This seems to be a big issue for me with the Souls type games, Bloodborne in particular caused me so much grief and unnecessary frustration due to the simple lack of a map. I’m not sure I could have finished these games without the use of YouTube/GameFAQs to tell me where I had to go. But these games are about exploration some people might say, aye but explorers made and used maps I would reply. Give us a bloody map. I don’t want an easier game, just a friggin’ clue of where I need to go next. Sorry ‘bout that.
GC: You could make a physical map yourself? Or try Etrian Odyssey for the joys of making your own virtual map.
Two for one
I saw the reader’s letter last week about Zelda: Breath Of The Wild being game of this generation. I agree, but I wondered whether it could be classed as this generation, given that it was released on Wii U as well as was originally intended to be Wii U if I’m not mistaken.
Going by this logic, couldn’t you also argue that GTA V and The Last Of Us could be considered as the best game of this generation due to them also being released in two generations of consoles? I suppose you could say Zelda is different because it was released on both at the same time, but so were games like Metal Gear Solid V and Alien Isolation. I’m not saying either way of thinking about it is right or wrong as there are bigger things in the world to worry about, but just wanted to here GC’s and the readers thoughts.
GC: The Wii U is a current generation console.
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I downloaded the Castlevania Anniversary Collection on my Switch last week, after reading your review. I’m playing a couple of the games at the moment and looking forward to getting into the others soon.
M2 are really becoming the go to company for retro compilations. They really put the effort and love into their games. You only need to look at the Sega Ages games to see this. I’m really looking forward to Virtua Racing getting a European release on the Switch soon, as that looks very good.
I noticed that Sega have listed more games for their Mega Drive Mini console. My understanding is that M2 have been involved with these ports as well and with Sega actually making the machine themselves this time, I am seriously considering placing a pre-order for it. Sega has a solid line-up of games for it too, with the likes of Capcom and Konami already on board. I’m a little surprised at the inclusion of Street Fighter II Special Champion Edition as the console only comes with the three button controllers as opposed to the six, which from what I understand was far better for this game, but this is by no means a deal breaker for me.
I also thought the artwork for both the Gradius (Arcade Classics Collection) and Castlevania collections were spot on. The artwork for the Contra collection is also looking good and seems to be based around the SNES Alien Wars game. The artwork for all three games is very much in keeping with the ‘80s and ‘90s style. If I recall correctly the Gradius image is very similar to the box art used for the Commodore 64 and Sinclair Spectrum conversions released in the 1980s and it’s great to see it again.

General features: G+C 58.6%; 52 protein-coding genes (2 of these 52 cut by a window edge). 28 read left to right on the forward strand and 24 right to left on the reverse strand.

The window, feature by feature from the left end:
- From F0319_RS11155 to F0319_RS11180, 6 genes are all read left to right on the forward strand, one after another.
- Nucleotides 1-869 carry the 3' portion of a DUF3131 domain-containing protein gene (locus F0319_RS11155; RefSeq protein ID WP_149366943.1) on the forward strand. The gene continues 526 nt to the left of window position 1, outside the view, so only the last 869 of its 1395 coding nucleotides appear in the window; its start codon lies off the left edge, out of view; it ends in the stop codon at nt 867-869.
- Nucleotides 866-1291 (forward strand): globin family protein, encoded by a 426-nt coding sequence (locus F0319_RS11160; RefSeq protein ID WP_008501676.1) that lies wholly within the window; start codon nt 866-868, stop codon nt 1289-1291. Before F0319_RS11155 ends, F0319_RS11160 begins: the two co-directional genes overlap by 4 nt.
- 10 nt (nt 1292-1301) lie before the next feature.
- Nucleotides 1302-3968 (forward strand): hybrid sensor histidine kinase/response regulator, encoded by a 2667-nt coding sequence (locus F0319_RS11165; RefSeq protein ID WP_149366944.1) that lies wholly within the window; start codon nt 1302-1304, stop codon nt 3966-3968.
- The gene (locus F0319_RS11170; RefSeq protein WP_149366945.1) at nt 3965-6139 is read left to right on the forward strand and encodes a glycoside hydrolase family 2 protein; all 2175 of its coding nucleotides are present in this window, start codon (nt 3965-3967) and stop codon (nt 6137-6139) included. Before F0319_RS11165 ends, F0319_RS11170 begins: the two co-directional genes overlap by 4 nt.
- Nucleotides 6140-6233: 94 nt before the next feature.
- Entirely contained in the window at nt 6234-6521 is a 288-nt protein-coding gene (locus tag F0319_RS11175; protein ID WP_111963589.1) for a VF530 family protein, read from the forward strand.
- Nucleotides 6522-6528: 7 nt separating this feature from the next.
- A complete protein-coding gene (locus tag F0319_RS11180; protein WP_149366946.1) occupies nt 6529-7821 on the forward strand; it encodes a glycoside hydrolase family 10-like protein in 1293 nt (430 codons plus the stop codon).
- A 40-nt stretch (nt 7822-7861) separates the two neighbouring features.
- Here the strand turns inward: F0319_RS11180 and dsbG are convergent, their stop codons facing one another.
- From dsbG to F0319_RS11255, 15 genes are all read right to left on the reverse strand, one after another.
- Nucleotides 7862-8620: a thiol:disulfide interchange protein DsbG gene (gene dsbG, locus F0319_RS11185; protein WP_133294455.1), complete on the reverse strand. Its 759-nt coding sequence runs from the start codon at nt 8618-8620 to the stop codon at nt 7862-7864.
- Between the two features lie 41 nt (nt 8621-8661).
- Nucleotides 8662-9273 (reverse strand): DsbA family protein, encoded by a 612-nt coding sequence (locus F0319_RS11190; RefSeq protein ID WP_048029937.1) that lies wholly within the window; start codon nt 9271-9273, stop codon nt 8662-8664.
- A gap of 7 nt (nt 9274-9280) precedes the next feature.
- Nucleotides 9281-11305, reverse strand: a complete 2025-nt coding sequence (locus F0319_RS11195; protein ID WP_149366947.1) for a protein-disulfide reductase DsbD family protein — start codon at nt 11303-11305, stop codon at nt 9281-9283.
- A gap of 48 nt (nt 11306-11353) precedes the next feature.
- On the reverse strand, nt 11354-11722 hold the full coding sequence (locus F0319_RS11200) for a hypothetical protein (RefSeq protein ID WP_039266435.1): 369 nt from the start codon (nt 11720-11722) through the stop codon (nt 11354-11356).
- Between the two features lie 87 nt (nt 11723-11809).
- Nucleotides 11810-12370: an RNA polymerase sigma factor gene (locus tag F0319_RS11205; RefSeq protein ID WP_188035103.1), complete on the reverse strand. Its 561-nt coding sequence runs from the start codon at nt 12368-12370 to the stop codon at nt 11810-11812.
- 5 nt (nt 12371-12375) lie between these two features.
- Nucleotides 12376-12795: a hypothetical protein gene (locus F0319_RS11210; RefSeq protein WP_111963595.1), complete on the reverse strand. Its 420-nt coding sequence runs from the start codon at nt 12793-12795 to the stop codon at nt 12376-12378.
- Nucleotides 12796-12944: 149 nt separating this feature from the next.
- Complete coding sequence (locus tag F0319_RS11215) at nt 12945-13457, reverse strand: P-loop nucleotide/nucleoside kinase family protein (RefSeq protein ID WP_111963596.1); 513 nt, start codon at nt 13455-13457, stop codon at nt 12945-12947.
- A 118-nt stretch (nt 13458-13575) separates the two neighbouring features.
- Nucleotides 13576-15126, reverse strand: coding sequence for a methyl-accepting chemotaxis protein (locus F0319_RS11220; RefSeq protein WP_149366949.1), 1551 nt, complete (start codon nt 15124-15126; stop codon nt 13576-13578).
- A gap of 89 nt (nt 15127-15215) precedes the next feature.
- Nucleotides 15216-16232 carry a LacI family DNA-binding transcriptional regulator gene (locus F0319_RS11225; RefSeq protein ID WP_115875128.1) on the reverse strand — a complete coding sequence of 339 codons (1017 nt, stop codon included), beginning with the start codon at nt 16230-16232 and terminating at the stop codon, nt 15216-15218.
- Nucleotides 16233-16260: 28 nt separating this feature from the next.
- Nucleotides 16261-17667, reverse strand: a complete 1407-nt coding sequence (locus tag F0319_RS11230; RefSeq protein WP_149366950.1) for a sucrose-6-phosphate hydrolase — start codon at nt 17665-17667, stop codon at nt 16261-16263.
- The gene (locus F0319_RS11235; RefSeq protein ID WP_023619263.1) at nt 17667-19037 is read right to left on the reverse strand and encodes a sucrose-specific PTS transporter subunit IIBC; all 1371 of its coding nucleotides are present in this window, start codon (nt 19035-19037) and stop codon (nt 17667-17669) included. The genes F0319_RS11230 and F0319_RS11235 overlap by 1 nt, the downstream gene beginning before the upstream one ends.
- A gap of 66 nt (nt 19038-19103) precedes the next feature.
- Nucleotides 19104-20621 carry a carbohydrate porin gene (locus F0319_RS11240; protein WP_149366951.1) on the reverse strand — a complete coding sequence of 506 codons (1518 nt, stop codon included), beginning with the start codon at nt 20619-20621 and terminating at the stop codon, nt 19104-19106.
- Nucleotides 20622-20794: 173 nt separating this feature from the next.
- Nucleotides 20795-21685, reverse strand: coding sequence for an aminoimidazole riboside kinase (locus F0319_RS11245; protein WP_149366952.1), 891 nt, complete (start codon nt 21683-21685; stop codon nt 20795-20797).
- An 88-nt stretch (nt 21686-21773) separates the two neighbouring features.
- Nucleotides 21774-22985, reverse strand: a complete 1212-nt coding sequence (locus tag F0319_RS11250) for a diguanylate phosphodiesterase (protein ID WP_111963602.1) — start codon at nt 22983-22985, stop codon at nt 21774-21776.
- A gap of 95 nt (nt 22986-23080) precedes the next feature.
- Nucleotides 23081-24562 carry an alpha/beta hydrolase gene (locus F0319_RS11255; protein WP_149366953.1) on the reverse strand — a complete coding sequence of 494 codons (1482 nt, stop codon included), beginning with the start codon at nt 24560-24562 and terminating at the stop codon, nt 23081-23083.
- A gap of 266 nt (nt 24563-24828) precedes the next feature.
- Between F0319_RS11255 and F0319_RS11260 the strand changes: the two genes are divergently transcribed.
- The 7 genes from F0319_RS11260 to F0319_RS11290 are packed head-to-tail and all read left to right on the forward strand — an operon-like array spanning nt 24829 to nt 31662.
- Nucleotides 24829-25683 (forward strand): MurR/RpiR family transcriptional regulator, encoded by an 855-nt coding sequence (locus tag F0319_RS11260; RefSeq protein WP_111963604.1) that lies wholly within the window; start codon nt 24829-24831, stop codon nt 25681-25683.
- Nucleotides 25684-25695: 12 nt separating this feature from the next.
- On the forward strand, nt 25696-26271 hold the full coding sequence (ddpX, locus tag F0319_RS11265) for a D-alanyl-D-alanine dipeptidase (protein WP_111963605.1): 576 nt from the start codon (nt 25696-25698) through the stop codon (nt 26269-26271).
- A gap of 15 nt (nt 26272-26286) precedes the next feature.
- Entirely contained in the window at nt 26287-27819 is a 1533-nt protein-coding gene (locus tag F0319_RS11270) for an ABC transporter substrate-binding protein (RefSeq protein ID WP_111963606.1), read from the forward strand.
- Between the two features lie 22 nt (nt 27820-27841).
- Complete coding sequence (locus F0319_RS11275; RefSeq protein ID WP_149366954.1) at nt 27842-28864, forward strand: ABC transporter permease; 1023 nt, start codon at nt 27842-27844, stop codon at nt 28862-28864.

A really pleasant blast from the past.
GC: M2 are great, they’re basically a seal of quality on any retro release. And yes, the Gradius/Nemesis artwork has been around since the original coin-op. It’s glorious.
My hope for E3 week is for Rockstar to announce a PC version of Red Dead Redemption II. As I remember it though Rockstar are not just shy, but E3 shy too? My anticipation for it has been piqued once again by a recent article on Eurogamer which says Red Dead Online is finally moving in the right direction.
GC: Rockstar are always at E3, behind the scenes, so they could easily pop up at someone else’s conference. Although we like the reader theory that they’re waiting for the next gen consoles before they also announce the PC version.
Can we have a Hot Topic on favourite indie games please?
GC: Yes, okay. We haven’t done that for a while. Although it’ll have to wait until after E3, as it’s favourite Nintendo exclusives next week.
This week’s Hot Topic
The subject for this weekend’s Inbox was suggested by reader Xane, who asks who is your favourite non-playable video games character?
Whether they’re story-based or not most games are filled with NPCs (non-player characters), so we want to know who your favourite is and why? Do they have a big role in the game and are they a serious, dramatic character or more of a comic relief?
Is it their dialogue or appearance that you like, or perhaps their function within the game? What makes a memorable NPC and are there any that have elevated an otherwise mediocre game, or one so annoying it’s almost ruined a good one?
E-mail your comments to: [email protected]
The small print